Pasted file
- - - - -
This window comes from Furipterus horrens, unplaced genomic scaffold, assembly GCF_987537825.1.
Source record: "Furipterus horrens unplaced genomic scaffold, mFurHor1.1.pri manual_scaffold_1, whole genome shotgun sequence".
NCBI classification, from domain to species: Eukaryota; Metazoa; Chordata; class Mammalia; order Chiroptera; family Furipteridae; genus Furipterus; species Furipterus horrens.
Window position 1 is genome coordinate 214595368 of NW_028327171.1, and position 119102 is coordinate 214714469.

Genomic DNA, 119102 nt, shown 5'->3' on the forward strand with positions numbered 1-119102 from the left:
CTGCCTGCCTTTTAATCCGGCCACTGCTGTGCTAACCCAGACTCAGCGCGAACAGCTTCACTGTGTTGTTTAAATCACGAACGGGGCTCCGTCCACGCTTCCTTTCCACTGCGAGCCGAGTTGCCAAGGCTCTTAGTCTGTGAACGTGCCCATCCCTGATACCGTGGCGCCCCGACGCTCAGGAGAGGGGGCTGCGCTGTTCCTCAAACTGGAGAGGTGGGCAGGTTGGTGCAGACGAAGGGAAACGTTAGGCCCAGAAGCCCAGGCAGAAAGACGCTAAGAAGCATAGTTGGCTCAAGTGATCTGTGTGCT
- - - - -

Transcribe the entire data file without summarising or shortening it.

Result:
This window comes from Furipterus horrens, unplaced genomic scaffold, assembly GCF_987537825.1.
Source record: "Furipterus horrens unplaced genomic scaffold, mFurHor1.1.pri manual_scaffold_1, whole genome shotgun sequence".
NCBI classification, from domain to species: Eukaryota; Metazoa; Chordata; class Mammalia; order Chiroptera; family Furipteridae; genus Furipterus; species Furipterus horrens.
Window position 1 is genome coordinate 214595368 of NW_028327171.1, and position 119102 is coordinate 214714469.

Genomic DNA, 119102 nt, shown 5'->3' on the forward strand with positions numbered 1-119102 from the left:
CTGCCTGCCTTTTAATCCGGCCACTGCTGTGCTAACCCAGACTCAGCGCGAACAGCTTCACTGTGTTGTTTAAATCACGAACGGGGCTCCGTCCACGCTTCCTTTCCACTGCGAGCCGAGTTGCCAAGGCTCTTAGTCTGTGAACGTGCCCATCCCTGATACCGTGGCGCCCCGACGCTCAGGAGAGGGGGCTGCGCTGTTCCTCAAACTGGAGAGGTGGGCAGGTTGGTGCAGACGAAGGGAAACGTTAGGCCCAGAAGCCCAGGCAGAAAGACGCTAAGAAGCATAGTTGGCTCAAGTGATCTGTGTGCT